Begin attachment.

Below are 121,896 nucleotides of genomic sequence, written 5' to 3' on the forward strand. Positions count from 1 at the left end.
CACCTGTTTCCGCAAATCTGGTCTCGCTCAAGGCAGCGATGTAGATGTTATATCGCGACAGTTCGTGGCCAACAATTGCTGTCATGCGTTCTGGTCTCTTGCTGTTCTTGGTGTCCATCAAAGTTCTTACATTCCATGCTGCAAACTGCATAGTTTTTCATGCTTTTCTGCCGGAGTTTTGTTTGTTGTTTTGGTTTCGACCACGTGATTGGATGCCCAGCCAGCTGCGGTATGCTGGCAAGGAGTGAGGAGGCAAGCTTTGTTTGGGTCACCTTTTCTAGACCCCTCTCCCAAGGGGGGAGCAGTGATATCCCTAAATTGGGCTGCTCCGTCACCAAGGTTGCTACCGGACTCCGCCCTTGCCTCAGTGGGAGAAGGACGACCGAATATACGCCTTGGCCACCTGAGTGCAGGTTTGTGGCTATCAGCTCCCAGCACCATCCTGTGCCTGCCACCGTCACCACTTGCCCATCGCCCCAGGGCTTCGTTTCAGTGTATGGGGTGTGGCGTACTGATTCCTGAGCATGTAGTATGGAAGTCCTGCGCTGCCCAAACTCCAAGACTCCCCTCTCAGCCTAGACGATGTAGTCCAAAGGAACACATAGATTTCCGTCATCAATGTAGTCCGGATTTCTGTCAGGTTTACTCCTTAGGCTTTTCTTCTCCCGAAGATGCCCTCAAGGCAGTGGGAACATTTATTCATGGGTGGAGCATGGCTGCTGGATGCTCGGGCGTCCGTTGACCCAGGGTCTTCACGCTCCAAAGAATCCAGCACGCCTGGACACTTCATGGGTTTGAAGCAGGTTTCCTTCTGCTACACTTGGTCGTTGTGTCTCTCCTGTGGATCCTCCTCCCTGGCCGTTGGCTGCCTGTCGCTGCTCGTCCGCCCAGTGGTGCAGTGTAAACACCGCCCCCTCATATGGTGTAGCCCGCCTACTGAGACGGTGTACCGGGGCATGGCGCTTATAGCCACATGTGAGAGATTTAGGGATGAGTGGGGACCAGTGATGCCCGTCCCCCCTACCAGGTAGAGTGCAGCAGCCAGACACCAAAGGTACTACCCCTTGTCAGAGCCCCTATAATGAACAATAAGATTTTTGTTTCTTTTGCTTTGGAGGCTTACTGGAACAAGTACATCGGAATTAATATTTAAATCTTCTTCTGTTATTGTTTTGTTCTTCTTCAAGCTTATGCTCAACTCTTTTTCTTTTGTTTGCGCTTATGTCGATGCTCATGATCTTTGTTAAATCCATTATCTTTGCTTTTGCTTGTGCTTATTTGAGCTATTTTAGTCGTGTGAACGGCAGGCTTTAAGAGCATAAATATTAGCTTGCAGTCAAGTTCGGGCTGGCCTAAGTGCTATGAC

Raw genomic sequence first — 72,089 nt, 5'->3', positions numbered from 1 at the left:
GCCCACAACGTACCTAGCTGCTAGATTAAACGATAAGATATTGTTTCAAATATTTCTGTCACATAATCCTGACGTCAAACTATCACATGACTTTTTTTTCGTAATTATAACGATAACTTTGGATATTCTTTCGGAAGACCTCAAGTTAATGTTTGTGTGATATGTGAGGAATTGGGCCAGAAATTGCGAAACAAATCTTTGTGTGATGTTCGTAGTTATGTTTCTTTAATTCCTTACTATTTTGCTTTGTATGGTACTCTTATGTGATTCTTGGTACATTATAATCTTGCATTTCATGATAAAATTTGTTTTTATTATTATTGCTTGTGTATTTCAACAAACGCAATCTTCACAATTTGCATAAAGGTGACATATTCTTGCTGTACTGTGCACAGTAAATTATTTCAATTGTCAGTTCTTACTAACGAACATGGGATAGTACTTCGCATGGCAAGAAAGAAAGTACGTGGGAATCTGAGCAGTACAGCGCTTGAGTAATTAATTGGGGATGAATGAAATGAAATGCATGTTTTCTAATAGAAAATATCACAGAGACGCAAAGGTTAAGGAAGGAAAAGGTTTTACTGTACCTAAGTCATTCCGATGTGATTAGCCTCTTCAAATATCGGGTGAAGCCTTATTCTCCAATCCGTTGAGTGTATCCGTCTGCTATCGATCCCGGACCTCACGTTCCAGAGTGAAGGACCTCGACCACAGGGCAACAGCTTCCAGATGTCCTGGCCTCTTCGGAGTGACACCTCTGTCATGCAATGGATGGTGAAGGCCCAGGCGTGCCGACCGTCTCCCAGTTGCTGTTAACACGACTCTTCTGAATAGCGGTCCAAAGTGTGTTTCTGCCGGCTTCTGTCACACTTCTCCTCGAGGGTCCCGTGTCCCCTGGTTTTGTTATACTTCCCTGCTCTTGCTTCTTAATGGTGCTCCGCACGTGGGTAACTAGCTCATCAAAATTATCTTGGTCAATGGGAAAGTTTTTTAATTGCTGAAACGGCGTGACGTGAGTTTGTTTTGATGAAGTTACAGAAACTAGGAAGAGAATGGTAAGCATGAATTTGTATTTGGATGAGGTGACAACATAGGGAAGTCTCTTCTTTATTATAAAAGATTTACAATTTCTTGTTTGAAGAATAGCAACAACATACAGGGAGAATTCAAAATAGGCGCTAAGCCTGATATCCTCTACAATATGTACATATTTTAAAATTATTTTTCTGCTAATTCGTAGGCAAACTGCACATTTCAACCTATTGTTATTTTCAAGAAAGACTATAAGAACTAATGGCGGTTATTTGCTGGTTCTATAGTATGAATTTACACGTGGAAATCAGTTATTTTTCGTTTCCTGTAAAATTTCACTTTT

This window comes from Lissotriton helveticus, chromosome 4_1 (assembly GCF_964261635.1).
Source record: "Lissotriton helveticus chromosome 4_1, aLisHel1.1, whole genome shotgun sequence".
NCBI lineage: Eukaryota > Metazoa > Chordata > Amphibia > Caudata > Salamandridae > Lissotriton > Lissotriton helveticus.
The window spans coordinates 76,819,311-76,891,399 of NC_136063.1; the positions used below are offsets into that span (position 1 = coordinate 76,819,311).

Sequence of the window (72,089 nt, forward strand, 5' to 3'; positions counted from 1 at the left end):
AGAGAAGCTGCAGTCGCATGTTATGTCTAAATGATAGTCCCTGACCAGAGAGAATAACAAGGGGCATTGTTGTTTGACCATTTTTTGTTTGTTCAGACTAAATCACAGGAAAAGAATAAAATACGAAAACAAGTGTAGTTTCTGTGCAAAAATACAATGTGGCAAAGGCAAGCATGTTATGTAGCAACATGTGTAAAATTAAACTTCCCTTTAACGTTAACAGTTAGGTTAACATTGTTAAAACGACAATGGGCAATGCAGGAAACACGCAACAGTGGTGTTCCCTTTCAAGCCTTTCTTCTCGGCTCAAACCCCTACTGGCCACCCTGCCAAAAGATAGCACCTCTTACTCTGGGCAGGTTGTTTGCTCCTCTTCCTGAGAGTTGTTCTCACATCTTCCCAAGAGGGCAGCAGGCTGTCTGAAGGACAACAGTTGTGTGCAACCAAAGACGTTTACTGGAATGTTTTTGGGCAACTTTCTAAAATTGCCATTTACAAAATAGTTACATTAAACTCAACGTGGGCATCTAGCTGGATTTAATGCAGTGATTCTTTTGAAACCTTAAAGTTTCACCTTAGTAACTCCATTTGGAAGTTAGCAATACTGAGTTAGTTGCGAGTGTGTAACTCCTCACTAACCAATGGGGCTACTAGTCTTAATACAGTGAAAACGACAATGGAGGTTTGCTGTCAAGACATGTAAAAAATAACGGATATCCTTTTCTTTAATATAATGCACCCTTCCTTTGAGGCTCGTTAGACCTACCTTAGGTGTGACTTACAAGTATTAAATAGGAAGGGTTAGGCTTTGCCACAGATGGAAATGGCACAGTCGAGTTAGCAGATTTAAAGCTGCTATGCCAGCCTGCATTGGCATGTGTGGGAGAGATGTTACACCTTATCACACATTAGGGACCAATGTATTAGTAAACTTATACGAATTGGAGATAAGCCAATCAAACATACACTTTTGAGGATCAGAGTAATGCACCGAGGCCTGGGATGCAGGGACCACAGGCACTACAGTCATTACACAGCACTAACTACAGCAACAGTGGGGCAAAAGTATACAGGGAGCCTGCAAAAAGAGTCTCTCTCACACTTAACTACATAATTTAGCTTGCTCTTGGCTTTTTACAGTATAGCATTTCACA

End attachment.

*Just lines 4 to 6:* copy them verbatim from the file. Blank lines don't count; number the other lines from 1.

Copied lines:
GCCCACAACGTACCTAGCTGCTAGATTAAACGATAAGATATTGTTTCAAATATTTCTGTCACATAATCCTGACGTCAAACTATCACATGACTTTTTTTTCGTAATTATAACGATAACTTTGGATATTCTTTCGGAAGACCTCAAGTTAATGTTTGTGTGATATGTGAGGAATTGGGCCAGAAATTGCGAAACAAATCTTTGTGTGATGTTCGTAGTTATGTTTCTTTAATTCCTTACTATTTTGCTTTGTATGGTACTCTTATGTGATTCTTGGTACATTATAATCTTGCATTTCATGATAAAATTTGTTTTTATTATTATTGCTTGTGTATTTCAACAAACGCAATCTTCACAATTTGCATAAAGGTGACATATTCTTGCTGTACTGTGCACAGTAAATTATTTCAATTGTCAGTTCTTACTAACGAACATGGGATAGTACTTCGCATGGCAAGAAAGAAAGTACGTGGGAATCTGAGCAGTACAGCGCTTGAGTAATTAATTGGGGATGAATGAAATGAAATGCATGTTTTCTAATAGAAAATATCACAGAGACGCAAAGGTTAAGGAAGGAAAAGGTTTTACTGTACCTAAGTCATTCCGATGTGATTAGCCTCTTCAAATATCGGGTGAAGCCTTATTCTCCAATCCGTTGAGTGTATCCGTCTGCTATCGATCCCGGACCTCACGTTCCAGAGTGAAGGACCTCGACCACAGGGCAACAGCTTCCAGATGTCCTGGCCTCTTCGGAGTGACACCTCTGTCATGCAATGGATGGTGAAGGCCCAGGCGTGCCGACCGTCTCCCAGTTGCTGTTAACACGACTCTTCTGAATAGCGGTCCAAAGTGTGTTTCTGCCGGCTTCTGTCACACTTCTCCTCGAGGGTCCCGTGTCCCCTGGTTTTGTTATACTTCCCTGCTCTTGCTTCTTAATGGTGCTCCGCACGTGGGTAACTAGCTCATCAAAATTATCTTGGTCAATGGGAAAGTTTTTTAATTGCTGAAACGGCGTGACGTGAGTTTGTTTTGATGAAGTTACAGAAACTAGGAAGAGAATGGTAAGCATGAATTTGTATTTGGATGAGGTGACAACATAGGGAAGTCTCTTCTTTATTATAAAAGATTTACAATTTCTTGTTTGAAGAATAGCAACAACATACAGGGAGAATTCAAAATAGGCGCTAAGCCTGATATCCTCTACAATATGTACATATTTTAAAATTATTTTTCTGCTAATTCGTAGGCAAACTGCACATTTCAACCTATTGTTATTTTCAAGAAAGACTATAAGAACTAATGGCGGTTATTTGCTGGTTCTATAGTATGAATTTACACGTGGAAATCAGTTATTTTTCGTTTCCTGTAAAATTTCACTTTT

This window comes from Lissotriton helveticus, chromosome 4_1 (assembly GCF_964261635.1).
Source record: "Lissotriton helveticus chromosome 4_1, aLisHel1.1, whole genome shotgun sequence".